When David Cameron made Denzil Douglas, the former Prime Minister of St Kitts and Nevis, a member of the Queen’s gilded Privy Council, he lavished praise on the servant of the Commonwealth.
But in December of 2019 , The Mail on Sunday revealed Dr Douglas had been stopped at Gatwick in November trying to leave the country with £70,000 in mysterious cash.
It caused a storm in the Caribbean paradise, where the good doctor is standing for election again.
“Now new information reaches me that will cause a headache back in Britain,” stated Journalist Harry Cole in a recent article.
The Mail on Sunday revealed Dr Douglas had been stopped at Gatwick in November trying to leave the country with £70,000 in mysterious cash. It caused a storm in the Caribbean paradise, where the good doctor is standing for election again
Border Force sources say Dr Douglas attempted to use his position as a ‘senior politician’ to berate border agents, accusing them of being ‘confused’ for searching him.
He insisted his luggage contained no cash, so a tense scene emerged when he was asked to explain the presence of several bundles of US dollars and other money in white and brown envelopes, as well as five other wrapped bundles of UK notes totalling £1,000.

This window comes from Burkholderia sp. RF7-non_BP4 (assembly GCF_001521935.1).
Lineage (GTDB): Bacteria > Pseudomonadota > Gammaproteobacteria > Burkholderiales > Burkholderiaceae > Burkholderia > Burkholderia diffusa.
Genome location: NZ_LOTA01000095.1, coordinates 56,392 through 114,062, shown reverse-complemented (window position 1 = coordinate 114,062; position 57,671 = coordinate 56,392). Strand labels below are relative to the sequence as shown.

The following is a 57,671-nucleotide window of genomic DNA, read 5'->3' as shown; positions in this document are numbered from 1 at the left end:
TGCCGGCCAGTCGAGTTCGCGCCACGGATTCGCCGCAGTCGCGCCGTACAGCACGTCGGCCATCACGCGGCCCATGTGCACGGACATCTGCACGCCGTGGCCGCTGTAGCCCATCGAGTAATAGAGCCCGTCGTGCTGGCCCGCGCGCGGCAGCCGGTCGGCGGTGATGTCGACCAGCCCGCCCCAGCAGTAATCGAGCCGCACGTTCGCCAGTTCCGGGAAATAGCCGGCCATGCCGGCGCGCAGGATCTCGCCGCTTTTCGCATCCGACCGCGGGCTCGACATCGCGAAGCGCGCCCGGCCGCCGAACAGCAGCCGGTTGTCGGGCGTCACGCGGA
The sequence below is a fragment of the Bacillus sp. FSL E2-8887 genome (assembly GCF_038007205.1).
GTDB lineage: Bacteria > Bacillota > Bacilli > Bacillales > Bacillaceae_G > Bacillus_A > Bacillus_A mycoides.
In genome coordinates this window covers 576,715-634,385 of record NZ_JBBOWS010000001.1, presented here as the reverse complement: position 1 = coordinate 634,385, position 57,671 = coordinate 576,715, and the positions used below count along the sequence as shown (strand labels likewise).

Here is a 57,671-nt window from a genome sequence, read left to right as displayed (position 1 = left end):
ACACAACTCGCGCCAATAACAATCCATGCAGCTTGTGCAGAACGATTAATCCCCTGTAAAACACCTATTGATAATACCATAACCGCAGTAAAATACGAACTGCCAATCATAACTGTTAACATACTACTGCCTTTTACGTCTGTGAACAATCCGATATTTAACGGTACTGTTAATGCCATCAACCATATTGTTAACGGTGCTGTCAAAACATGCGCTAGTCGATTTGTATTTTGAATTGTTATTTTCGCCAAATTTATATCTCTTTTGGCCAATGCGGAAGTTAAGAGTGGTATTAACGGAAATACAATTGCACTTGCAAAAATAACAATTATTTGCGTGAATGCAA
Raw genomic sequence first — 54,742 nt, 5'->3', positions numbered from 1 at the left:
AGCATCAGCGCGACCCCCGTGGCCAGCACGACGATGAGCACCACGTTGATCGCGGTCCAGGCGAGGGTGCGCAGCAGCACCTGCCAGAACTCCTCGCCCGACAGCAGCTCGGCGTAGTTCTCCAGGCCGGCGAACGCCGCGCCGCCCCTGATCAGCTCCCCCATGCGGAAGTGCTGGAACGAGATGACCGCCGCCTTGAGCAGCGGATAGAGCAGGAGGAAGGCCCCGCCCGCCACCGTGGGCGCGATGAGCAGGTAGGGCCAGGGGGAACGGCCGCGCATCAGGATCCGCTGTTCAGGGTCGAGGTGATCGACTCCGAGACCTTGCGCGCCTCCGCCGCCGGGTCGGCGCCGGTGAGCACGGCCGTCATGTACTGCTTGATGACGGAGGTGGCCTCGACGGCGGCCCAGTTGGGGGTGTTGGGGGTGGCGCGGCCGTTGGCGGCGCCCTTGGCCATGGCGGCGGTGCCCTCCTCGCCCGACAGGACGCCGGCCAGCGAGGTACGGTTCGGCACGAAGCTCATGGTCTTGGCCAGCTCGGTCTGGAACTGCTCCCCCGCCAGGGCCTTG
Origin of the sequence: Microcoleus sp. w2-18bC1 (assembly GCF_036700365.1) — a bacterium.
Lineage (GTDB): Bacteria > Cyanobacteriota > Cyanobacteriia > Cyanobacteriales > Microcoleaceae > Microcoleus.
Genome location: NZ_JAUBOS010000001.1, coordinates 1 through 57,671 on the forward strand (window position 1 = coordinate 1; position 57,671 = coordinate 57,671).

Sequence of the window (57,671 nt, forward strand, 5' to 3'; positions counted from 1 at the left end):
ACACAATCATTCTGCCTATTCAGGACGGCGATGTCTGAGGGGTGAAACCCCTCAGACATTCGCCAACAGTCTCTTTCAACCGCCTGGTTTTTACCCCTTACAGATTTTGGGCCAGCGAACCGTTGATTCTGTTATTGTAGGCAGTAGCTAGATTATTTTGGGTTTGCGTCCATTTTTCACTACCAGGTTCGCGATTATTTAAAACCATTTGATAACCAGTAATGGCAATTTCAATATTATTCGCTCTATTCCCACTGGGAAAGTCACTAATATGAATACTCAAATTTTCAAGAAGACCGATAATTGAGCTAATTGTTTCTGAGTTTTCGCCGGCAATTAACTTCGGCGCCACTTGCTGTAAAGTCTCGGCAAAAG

Given the National Crime Agency, the UK’s FBI, is probing where the cash is from, is such behaviour becoming of a member of Her Majesty’s Most Honourable Privy Council?
The Daily Mail reported However that “the MoS understands Dr Douglas is the subject of a probe by the National Crime Agency.”
Border Officers were granted the right to hold the cash for a further six months by Crawley Magistrates’ Court on November 19.
Dr Douglas boarded a flight to Dubai empty handed.
A law enforcement source said: ‘He told them it was for political campaigning but could not explain where it came from and where it was really going.’
They added: ‘He was pulled up by Border Force and he declared he had a little bit of cash on him but something didn’t smell right and the search found the stash.’
Anti-money laundering rules state anyone leaving the UK to travel to a non-EU country must declare any sum above €10,000 (£8,400).
Agents are now attempting to trace the origin of the cash.